Two Performances That Were Both Oscar-Worthy and Razzie-Worthy

With the 83rd Annual Academy Awards just around the corner, I thought it would be fun to examine two of their most unusual nominations of all time. Last year, a lot of people made a big deal over the fact that Sandra Bullock took home a “Best Actress” Oscar for The Blind Side while also winning a “Worst Actress” Razzie for All About Steve. However, that really doesn’t seem all that absurd when you consider that two actors hold the dubious distinction of garnering an Oscar and a Razzie nomination for THE SAME PERFORMANCE! The two recipients of this unusual honour were James Coco in 1981 for Only When I Laugh and Amy Irving in 1983 for Yentl. Now, I have never seen either of those films, so I personally can’t comment on whether or not those two performances were more deserving of an Oscar or a Razzie nomination. However, I will do my absolute best to try and figure out the logic behind those decisions. Only When I Laugh was a film directed by Neil Simon based on his own Broadway play, revolving around an alcoholic Broadway actress’ tumultous personal life. James Coco played the now-cliched supporting role of her depressed gay actor best friend. Now, there’s an old joke in Hollywood that if you have the word “gay” before a juicy role, then your chances of garnering an Oscar nomination are greatly increased. However, fully fleshed-out gay characters were definitely not as common in Hollywood films back in 1981, so I’m sure Coco’s performance seemed a lot more fresh and daring at the time. On the other hand, watching this clip today, the character does seem like a pretty flamboyant, over-the-top gay stereotype. Was that the reason this peformance earned a Razzie nomination or was it just plain homophobia? Judge for yourself.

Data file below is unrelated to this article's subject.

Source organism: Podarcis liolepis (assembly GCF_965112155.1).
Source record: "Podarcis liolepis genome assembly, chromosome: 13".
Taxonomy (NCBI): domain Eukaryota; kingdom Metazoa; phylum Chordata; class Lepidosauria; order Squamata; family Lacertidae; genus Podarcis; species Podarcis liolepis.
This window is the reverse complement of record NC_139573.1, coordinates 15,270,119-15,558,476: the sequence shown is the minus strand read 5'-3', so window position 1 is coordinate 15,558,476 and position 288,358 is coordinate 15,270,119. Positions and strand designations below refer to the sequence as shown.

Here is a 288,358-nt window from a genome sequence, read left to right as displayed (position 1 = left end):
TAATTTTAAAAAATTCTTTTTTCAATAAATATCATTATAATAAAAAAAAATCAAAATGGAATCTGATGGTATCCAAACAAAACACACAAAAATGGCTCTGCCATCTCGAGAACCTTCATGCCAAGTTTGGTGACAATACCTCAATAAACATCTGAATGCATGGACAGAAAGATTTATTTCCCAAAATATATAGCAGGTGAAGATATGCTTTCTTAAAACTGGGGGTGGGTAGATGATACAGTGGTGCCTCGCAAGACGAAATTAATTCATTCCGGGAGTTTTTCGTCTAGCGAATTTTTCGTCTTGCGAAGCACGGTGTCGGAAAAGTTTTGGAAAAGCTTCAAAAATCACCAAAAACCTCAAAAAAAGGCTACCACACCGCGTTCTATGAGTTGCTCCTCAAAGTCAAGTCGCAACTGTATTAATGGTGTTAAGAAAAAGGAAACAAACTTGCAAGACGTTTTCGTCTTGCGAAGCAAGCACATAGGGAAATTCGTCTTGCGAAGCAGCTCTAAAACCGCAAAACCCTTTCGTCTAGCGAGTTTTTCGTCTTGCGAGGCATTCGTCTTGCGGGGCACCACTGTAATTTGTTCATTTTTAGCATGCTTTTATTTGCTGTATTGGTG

The reason behind the second nominated performance may have just been simple politics. Yentl was a very famous Broadway show about a young Jewish girl who decides to disguise herself as a man in order to receive an education at an all-male Jewish religious school. The musical film adaptation was directed, co-written, co-produced and starred Barbara Streisand. Yes, at age 41, she actually played a young girl who tried to pass herself off as a man! Amy Irving played the young woman who was fooled by the disguise and wound up falling in love with Streisand’s character. Yentl has been described as the ultimate star vehicle. If you’re a big Barbara Streisand fan, you’ll absolutely love this film. If you can’t stand her, you’ll probably want to claw your eyes out while watching it. I’m guessing that the people who selected the Razzie nominations that year fell into the latter camp, as Streisand also earned herself a “Worst Actress” Razzie nomination. However, those who saw the film have mostly been baffled by Amy Irving’s nominations. They say her performance is just kind of there and while it probably didn’t deserve an Oscar nomination, it was nowhere near bad enough to deserve a Razzie nomination either. She may have simply been an innocent victim in the Razzies’ campaign against Miss Streisand. I mean, no matter how talented they are, I’m not sure ANY actress in the world could believably convey the idea that they’ve fallen in love with a man who looks like Barbara Streisand!

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